WRC Equality Law Case UpdatePosted in : Supplementary Articles ROI on 19 October 2020
In 2019, the WRC received 439 complaint referrals under the Equal Status Acts 2000-2015, of which 97 involved a claim of discrimination on grounds of membership of the Traveller Community; this represents a 22% decrease from the previous year. While the reasons behind this decline and a decline of 26% in Equal Status Acts complaints overall from 2018 are unclear, the WRC, as stated in the Work Programme 2020, is undertaking awareness-raising with regard to specific categories under the Equal Status Acts. The cases below illustrate some of the issues faced and what remedies may be available in successful challenges.
James McCarthy v Cork City Council - ADJ-00018849
The Complainant sought relief under section 6 of the Equal Status Acts 2000-2015, on the basis that the Council had discriminated against him by reason of his gender and his membership of the Traveller community in allocating social housing.
The Complainant had been on the housing list for 22 years and 10 months. He was separated from his partner but retained custody of their two children. He also had a series of complex medical issues. Residing in a damaged mobile home, he submitted that he should have been a priority for rehousing.
The Council used a housing allocation system called ‘Choice Based Letting’ (CBL). This involves applicants entering their details into an online database, and expressing their interest in certain properties, which they are then considered for. In July 2018, the Complainant expressed interest in a house that was suitable for him and his family. He submitted that he was essentially guaranteed this house by the Respondent’s Traveller Liaison Officer. However, the offer was rejected as the Council received information from a Garda source that the Complainant’s son had engaged in anti-social behaviour. According to the Council, this information precluded him from securing the house as he had failed the pre-allocation screening. The Complainant had no knowledge of this. He alleged that if he was from the settled community, or if he were a woman, he would not be left on the housing list for almost 23 years. He argued that the CBL was not ‘equality proofed’ and did not account for the Complainant’s situation.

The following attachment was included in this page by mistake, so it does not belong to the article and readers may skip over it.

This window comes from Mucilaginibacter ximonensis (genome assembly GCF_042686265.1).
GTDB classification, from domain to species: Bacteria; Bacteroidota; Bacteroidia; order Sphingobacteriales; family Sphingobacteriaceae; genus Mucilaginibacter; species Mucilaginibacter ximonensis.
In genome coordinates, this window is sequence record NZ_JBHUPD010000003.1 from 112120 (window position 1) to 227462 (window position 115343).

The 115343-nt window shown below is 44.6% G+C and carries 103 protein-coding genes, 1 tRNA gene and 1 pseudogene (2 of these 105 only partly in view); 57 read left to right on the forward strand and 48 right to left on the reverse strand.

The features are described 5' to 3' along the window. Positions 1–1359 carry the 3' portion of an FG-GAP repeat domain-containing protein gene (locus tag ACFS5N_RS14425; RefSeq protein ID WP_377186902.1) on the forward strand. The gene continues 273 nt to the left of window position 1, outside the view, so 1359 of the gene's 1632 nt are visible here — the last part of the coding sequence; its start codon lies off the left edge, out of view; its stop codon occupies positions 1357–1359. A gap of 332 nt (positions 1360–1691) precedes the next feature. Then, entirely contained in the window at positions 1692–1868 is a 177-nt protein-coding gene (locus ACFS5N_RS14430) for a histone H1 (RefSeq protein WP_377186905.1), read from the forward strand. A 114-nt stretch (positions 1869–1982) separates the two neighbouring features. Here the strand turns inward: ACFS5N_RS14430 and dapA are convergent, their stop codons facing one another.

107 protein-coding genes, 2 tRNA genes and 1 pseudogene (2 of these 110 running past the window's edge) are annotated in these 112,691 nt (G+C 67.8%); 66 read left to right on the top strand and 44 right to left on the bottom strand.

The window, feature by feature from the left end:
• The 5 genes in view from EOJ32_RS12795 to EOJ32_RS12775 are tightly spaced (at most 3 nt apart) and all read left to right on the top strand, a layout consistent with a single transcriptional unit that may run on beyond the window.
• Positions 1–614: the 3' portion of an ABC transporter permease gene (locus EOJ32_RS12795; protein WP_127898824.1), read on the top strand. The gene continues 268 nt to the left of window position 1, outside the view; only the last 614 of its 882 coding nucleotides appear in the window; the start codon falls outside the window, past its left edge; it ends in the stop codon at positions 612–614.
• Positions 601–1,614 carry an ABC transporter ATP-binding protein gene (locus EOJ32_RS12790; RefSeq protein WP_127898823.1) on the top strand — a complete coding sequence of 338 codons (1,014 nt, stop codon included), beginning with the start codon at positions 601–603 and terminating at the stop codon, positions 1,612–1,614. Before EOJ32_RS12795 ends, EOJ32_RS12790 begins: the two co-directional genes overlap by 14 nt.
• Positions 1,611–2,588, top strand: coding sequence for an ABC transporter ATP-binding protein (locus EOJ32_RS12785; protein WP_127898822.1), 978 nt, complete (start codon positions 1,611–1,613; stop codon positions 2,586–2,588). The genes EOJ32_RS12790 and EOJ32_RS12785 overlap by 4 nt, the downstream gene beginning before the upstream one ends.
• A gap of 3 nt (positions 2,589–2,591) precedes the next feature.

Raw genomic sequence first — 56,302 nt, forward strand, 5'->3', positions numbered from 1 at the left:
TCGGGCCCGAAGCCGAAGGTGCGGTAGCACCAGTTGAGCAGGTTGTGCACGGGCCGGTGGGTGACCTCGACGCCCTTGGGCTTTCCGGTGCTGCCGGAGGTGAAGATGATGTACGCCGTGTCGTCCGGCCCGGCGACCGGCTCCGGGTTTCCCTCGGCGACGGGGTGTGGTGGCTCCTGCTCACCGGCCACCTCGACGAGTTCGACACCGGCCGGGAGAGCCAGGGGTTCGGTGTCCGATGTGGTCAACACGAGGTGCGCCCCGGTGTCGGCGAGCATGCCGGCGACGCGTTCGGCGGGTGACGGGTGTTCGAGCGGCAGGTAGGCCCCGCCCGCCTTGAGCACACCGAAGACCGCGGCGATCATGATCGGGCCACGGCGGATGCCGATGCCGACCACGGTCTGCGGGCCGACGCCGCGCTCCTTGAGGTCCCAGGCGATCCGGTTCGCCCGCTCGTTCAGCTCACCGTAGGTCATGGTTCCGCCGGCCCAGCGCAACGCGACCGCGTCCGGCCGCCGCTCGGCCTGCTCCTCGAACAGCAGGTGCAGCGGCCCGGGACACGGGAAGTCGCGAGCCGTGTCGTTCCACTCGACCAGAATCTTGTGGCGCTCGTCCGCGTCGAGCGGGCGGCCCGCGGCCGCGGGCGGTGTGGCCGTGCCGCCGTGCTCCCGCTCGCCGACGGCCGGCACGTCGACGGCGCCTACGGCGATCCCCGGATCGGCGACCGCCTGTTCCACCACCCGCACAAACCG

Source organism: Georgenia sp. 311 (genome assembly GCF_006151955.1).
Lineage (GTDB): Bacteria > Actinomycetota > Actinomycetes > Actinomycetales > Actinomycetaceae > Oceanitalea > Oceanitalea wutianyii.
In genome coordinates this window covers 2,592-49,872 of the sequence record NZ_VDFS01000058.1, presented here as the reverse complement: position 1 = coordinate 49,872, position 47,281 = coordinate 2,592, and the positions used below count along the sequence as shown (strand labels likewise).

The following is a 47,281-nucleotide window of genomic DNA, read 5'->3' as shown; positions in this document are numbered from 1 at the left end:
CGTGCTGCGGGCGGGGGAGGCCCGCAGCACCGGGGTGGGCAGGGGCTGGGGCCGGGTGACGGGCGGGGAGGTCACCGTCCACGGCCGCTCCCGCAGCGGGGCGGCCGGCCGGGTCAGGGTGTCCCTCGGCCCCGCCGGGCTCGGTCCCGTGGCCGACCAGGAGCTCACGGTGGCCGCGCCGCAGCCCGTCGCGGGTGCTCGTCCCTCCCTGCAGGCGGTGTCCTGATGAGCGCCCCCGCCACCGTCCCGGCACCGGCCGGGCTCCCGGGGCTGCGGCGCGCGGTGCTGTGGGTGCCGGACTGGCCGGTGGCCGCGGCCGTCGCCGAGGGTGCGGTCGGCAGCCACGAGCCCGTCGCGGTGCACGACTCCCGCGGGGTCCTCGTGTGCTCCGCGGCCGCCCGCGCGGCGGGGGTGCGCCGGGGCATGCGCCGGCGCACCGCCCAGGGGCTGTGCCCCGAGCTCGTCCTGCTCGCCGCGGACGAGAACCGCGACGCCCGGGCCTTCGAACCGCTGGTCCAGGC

The Adjudication Officer, Ms. Patsy Doyle, analysed the Respondent’s housing policy from the perspective of the Equal Status Acts. She noted that the Housing Authority could consider factors such as membership of the Traveller community, medical impairments and family size in prioritising allocation of social housing. Applicants of the scheme were informed that the Authority also took into account waiting time, transfer waiting list, preferred area, and family size and dwelling required. They were not told that Garda clearance was necessary.
The Respondent argued that the CBL system could not be discriminatory, as it could not break down bidders into categories such as gender or ethnic minority status. Evidence was given by Ms. A, the Traveller Liaison Officer, and Mr. B, the Housing Officer on behalf of the Respondent. Ms. A confirmed that the Complainant had not been medically examined by the Council for the purpose of prioritising allocation. Mr. B acknowledged that the Complainant’s son was never criminally charged for the anti-social behaviour. He relied on ‘multiple complaints’ he received knowledge of as sufficient to refuse the Complainant’s offer.
Ms. Doyle was unsettled by the apparent lack of transparency within the allocation system; although the Respondent spoke of the Complainant’s file, this was not entered into evidence at the hearing. Further, Mr. B spoke of his unfettered discretion in allocating housing. The Authority also withheld the email purportedly linking anti-social behaviour to the Complainant’s son. Ms. Doyle found that the Respondent owed a duty of candour to the Complainant, who had established that his life expectancy was projected as linked to his chances of being rehoused. Even with this information the Respondent did not allocate a social house to the Complainant.